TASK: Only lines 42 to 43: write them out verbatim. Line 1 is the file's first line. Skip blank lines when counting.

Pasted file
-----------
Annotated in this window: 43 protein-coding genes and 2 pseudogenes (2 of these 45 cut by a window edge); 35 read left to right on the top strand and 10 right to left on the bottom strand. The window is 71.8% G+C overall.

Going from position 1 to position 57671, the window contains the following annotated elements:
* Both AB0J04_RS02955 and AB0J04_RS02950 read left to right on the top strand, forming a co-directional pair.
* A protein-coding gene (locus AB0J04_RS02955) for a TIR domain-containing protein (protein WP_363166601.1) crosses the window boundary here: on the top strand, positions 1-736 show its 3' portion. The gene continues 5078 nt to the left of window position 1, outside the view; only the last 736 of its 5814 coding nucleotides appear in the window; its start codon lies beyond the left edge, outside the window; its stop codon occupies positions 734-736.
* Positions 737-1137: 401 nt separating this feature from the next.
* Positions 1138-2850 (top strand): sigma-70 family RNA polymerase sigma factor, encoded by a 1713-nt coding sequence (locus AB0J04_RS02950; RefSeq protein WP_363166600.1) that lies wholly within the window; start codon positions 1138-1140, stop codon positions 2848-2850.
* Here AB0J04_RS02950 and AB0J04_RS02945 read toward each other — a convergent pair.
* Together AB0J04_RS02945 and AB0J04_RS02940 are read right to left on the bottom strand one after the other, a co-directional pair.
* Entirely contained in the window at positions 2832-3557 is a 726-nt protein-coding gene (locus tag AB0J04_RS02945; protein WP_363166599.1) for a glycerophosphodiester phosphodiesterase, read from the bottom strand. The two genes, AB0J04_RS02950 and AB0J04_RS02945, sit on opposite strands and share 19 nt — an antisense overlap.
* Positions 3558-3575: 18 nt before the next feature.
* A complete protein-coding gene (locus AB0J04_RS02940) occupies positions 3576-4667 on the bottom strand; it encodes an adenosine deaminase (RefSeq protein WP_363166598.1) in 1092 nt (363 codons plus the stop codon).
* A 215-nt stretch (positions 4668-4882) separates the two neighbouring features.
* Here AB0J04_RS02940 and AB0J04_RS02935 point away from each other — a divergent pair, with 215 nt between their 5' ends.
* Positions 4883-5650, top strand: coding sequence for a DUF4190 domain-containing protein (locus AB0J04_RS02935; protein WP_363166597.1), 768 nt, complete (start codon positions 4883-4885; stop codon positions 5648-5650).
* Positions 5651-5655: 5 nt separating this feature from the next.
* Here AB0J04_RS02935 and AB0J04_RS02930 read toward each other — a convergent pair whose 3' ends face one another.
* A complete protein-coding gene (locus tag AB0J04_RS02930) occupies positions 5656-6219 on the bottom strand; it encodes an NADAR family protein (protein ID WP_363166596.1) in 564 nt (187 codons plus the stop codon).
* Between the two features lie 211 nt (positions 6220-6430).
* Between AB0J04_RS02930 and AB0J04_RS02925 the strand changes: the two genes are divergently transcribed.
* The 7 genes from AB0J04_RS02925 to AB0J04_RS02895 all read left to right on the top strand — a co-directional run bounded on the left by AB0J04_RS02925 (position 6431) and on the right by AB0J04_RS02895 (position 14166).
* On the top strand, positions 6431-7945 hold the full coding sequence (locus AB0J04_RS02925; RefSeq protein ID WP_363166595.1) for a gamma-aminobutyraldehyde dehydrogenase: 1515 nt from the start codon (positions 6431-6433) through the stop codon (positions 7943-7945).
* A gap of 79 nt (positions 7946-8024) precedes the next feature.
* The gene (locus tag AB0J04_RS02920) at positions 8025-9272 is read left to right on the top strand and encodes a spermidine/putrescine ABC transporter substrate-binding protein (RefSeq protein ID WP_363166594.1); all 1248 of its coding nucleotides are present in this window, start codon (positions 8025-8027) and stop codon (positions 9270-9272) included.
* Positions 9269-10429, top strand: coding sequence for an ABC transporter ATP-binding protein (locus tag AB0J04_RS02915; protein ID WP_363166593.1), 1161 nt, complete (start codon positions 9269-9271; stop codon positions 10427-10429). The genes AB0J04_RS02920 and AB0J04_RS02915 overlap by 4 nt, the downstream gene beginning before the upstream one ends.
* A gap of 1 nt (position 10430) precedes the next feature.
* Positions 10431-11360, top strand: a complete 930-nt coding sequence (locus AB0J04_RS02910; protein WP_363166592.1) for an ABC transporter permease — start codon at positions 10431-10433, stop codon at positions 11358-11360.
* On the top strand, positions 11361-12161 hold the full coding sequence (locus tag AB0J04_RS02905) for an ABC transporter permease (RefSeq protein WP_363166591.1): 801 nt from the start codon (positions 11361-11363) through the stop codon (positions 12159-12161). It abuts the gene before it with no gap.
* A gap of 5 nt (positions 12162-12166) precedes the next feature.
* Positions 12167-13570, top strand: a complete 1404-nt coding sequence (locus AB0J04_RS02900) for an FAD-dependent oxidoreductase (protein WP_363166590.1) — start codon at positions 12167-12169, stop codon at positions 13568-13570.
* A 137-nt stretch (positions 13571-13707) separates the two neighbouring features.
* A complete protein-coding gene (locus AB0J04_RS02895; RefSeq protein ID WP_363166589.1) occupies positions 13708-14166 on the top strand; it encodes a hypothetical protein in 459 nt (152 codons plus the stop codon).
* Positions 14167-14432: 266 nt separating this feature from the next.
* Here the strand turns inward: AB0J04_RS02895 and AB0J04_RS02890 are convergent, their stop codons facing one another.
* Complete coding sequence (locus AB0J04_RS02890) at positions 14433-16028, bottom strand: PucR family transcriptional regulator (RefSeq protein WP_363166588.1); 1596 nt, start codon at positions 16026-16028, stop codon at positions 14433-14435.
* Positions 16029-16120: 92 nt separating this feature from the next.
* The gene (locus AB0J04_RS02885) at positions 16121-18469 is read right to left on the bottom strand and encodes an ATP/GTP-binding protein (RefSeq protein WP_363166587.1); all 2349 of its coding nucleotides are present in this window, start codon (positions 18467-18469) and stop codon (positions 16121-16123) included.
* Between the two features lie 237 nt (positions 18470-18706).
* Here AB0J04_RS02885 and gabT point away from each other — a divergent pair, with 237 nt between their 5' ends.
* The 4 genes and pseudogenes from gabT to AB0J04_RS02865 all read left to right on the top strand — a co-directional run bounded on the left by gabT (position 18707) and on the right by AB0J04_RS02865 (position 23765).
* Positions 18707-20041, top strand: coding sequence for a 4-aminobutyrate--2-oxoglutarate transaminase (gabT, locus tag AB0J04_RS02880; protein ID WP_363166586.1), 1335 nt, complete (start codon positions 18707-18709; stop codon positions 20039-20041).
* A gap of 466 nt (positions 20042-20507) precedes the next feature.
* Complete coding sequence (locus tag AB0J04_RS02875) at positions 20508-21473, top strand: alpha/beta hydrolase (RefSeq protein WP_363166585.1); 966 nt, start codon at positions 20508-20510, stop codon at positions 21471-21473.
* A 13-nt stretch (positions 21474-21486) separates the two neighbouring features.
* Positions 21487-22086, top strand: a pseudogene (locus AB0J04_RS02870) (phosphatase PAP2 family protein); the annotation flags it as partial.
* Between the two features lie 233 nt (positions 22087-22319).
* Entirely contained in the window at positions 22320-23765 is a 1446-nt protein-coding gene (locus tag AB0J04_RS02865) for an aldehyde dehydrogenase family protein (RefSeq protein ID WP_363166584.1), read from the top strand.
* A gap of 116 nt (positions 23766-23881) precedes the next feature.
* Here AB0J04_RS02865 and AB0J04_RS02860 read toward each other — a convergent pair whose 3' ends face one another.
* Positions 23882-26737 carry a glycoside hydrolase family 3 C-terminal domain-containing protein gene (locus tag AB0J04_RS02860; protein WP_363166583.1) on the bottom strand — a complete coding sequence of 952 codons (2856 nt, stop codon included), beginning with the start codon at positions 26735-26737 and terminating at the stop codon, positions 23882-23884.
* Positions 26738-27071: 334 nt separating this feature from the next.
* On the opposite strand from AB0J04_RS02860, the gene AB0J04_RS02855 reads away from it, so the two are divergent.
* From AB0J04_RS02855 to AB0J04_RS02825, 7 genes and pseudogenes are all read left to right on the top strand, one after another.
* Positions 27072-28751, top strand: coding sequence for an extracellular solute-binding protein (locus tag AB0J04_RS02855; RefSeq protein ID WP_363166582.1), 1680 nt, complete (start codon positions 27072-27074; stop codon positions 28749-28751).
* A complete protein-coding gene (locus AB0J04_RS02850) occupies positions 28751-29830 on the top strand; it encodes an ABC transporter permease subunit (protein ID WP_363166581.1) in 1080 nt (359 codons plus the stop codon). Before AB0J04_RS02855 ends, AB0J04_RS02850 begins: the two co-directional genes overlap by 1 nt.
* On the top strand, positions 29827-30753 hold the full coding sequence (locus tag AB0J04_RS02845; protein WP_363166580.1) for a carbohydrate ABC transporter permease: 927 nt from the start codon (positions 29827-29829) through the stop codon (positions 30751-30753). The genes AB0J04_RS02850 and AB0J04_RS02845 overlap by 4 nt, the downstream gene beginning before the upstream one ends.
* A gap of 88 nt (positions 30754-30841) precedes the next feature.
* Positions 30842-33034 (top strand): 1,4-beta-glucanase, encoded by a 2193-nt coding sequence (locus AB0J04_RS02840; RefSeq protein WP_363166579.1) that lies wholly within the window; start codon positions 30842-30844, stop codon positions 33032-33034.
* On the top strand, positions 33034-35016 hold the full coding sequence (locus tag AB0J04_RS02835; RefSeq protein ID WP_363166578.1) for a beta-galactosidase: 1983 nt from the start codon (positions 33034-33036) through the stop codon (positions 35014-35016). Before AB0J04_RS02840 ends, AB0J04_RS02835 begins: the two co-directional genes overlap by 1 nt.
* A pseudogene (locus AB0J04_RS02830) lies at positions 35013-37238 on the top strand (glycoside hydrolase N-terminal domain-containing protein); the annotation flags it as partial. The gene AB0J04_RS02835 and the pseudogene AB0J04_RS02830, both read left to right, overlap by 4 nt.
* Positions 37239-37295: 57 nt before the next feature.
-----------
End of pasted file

* Complete coding sequence (locus tag AB0J04_RS02875) at positions 20508-21473, top strand: alpha/beta hydrolase (RefSeq protein WP_363166585.1); 966 nt, start codon at positions 20508-20510, stop codon at positions 21471-21473.
* A 13-nt stretch (positions 21474-21486) separates the two neighbouring features.